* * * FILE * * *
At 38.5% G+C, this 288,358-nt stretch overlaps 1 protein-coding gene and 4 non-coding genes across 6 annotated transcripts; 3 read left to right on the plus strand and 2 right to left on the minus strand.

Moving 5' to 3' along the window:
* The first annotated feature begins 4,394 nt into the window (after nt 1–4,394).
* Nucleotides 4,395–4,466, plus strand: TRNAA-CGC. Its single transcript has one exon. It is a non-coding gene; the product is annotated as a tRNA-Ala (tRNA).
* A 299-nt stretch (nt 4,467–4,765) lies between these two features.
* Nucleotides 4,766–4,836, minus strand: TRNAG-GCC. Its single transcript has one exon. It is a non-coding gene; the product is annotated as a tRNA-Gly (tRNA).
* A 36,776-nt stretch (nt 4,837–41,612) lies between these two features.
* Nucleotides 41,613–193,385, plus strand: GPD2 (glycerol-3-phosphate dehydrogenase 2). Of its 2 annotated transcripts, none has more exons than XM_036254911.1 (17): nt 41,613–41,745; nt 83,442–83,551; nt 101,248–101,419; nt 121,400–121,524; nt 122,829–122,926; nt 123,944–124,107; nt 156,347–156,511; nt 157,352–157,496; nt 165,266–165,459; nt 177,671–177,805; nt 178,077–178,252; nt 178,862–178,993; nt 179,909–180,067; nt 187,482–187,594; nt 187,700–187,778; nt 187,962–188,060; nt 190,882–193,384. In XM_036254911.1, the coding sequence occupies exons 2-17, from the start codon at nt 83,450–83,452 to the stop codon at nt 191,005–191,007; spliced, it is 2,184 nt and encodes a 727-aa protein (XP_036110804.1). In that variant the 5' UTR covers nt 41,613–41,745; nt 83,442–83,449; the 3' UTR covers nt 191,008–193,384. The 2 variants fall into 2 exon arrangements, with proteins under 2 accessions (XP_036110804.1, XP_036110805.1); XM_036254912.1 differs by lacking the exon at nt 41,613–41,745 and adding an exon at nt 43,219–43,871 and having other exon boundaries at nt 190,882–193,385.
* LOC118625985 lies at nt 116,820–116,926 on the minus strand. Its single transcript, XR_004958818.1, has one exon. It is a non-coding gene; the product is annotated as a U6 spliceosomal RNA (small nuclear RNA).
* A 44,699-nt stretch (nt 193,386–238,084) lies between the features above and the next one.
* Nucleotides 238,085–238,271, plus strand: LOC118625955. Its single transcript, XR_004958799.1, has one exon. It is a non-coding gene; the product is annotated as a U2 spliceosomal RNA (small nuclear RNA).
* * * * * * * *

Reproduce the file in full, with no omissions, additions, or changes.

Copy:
At 38.5% G+C, this 288,358-nt stretch overlaps 1 protein-coding gene and 4 non-coding genes across 6 annotated transcripts; 3 read left to right on the plus strand and 2 right to left on the minus strand.

Moving 5' to 3' along the window:
* The first annotated feature begins 4,394 nt into the window (after nt 1–4,394).
* Nucleotides 4,395–4,466, plus strand: TRNAA-CGC. Its single transcript has one exon. It is a non-coding gene; the product is annotated as a tRNA-Ala (tRNA).
* A 299-nt stretch (nt 4,467–4,765) lies between these two features.
* Nucleotides 4,766–4,836, minus strand: TRNAG-GCC. Its single transcript has one exon. It is a non-coding gene; the product is annotated as a tRNA-Gly (tRNA).
* A 36,776-nt stretch (nt 4,837–41,612) lies between these two features.
* Nucleotides 41,613–193,385, plus strand: GPD2 (glycerol-3-phosphate dehydrogenase 2). Of its 2 annotated transcripts, none has more exons than XM_036254911.1 (17): nt 41,613–41,745; nt 83,442–83,551; nt 101,248–101,419; nt 121,400–121,524; nt 122,829–122,926; nt 123,944–124,107; nt 156,347–156,511; nt 157,352–157,496; nt 165,266–165,459; nt 177,671–177,805; nt 178,077–178,252; nt 178,862–178,993; nt 179,909–180,067; nt 187,482–187,594; nt 187,700–187,778; nt 187,962–188,060; nt 190,882–193,384. In XM_036254911.1, the coding sequence occupies exons 2-17, from the start codon at nt 83,450–83,452 to the stop codon at nt 191,005–191,007; spliced, it is 2,184 nt and encodes a 727-aa protein (XP_036110804.1). In that variant the 5' UTR covers nt 41,613–41,745; nt 83,442–83,449; the 3' UTR covers nt 191,008–193,384. The 2 variants fall into 2 exon arrangements, with proteins under 2 accessions (XP_036110804.1, XP_036110805.1); XM_036254912.1 differs by lacking the exon at nt 41,613–41,745 and adding an exon at nt 43,219–43,871 and having other exon boundaries at nt 190,882–193,385.
* LOC118625985 lies at nt 116,820–116,926 on the minus strand. Its single transcript, XR_004958818.1, has one exon. It is a non-coding gene; the product is annotated as a U6 spliceosomal RNA (small nuclear RNA).
* A 44,699-nt stretch (nt 193,386–238,084) lies between the features above and the next one.
* Nucleotides 238,085–238,271, plus strand: LOC118625955. Its single transcript, XR_004958799.1, has one exon. It is a non-coding gene; the product is annotated as a U2 spliceosomal RNA (small nuclear RNA).